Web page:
19. September 2010 16:48
I have been involved recently with a project for a foreign company with offices in the US; the US team receives lots of documents in a foreign language which require translation, and they were interested in a way to speed up the process, using Bing Translator and Google Translate.
Why not just pick one? Both are awesome, but if you have tried them, you know the results can be somewhat random. Having the option to compare their respective results is a good way to make sure you end up with something which makes sense.
This sounded like a perfect case for the Strategy Pattern. I started by defining a common interface:
public interface ITranslator
string TranslateToHindi(string original);
string TranslateToEnglish(string original);
… and implemented two versions, the BingTranslator and the GoogleTranslator, using the API for each of these services. So far so good, but when I started working on the user interface, I ran into a small problem. My user interface has just 2 buttons, “translate to English”, and “Translate to Hindi”, and Ideally, I would have liked to just pass the specific language pair to use, along these lines:
private void toEnglishButton_Click(object sender, RibbonControlEventArgs e)
ITranslator translator = this.GetTranslator();
this.TranslateStuff(translator, stuffToTranslate, “en”, “hi”);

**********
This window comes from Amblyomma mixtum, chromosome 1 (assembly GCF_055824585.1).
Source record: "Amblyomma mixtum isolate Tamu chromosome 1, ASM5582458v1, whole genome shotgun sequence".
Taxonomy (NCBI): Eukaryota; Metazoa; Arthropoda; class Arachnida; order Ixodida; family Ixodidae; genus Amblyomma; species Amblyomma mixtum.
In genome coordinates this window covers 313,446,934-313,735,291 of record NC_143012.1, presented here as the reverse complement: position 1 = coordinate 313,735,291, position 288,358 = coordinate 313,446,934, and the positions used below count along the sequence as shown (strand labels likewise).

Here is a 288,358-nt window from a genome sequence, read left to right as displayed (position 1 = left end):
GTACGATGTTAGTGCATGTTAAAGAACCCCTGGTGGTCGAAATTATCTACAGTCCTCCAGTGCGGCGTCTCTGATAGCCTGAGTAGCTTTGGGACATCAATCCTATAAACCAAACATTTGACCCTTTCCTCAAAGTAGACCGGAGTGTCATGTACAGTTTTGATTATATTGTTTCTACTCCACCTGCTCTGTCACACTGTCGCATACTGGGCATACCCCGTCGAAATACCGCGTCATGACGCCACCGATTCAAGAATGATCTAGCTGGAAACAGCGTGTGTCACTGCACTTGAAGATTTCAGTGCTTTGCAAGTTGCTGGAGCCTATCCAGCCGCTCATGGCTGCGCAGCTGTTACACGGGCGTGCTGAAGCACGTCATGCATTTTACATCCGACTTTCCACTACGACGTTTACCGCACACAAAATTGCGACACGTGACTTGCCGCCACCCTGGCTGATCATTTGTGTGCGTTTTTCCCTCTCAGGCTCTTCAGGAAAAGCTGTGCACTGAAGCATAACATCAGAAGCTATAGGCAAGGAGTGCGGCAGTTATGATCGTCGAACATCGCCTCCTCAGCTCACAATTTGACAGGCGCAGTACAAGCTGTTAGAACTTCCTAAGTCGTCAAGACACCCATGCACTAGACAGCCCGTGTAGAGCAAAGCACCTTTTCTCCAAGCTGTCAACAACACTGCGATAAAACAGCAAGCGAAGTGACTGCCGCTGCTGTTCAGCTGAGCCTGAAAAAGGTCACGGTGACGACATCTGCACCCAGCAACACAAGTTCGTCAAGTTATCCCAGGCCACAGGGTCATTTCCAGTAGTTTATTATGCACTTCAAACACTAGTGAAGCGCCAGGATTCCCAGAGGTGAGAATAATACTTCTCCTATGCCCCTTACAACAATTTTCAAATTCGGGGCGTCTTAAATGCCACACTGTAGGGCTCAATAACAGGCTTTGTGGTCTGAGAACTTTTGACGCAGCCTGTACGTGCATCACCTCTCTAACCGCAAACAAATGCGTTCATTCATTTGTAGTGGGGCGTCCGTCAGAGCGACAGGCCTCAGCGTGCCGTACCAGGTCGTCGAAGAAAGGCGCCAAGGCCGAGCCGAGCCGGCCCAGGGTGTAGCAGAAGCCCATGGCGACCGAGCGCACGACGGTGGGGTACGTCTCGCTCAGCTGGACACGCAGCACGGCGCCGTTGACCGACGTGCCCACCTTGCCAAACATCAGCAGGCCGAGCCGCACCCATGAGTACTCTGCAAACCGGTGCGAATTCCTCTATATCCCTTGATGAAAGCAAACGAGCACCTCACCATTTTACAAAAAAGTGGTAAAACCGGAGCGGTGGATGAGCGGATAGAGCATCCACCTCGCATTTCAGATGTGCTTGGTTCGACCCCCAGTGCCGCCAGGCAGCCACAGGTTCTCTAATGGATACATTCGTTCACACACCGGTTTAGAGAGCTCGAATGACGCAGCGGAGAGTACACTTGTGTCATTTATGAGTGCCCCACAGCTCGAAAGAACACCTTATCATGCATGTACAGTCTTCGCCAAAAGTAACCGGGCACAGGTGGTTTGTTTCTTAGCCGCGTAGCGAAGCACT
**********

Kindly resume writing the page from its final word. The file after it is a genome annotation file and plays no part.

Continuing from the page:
24. December 2009 08:28
After spending a few years working mostly with C#, it has become a natural, comfortable way to think about programming problems. I won’t complain about it -- comfort is nice. At the same time, I strongly believe in questioning what you do, especially the un-stated assumptions. When you start doing things a certain way without asking yourself if this is indeed the way to go, you are on a dangerous path, especially in a fast-evolving field like software engineering. So when I read the advice to “learn one new language every year”, it resonated, and I decided to give a shot at F#. I purchased “Programming F#”, and I am working my way through the Project Euler problems as an exercise.
This is my first exposure to functional languages, and it has proven a very stimulating mental exercise so far. One particular aspect I have struggled with is if … then statements. Chris Smith says that “if expressions work just as you would expect”. That’s sort of true, except for the fact that an if … then statement with no else clause can’t return a value.
This made me realize how much I use single-pronged if statements in C#, guard clauses being a prime example.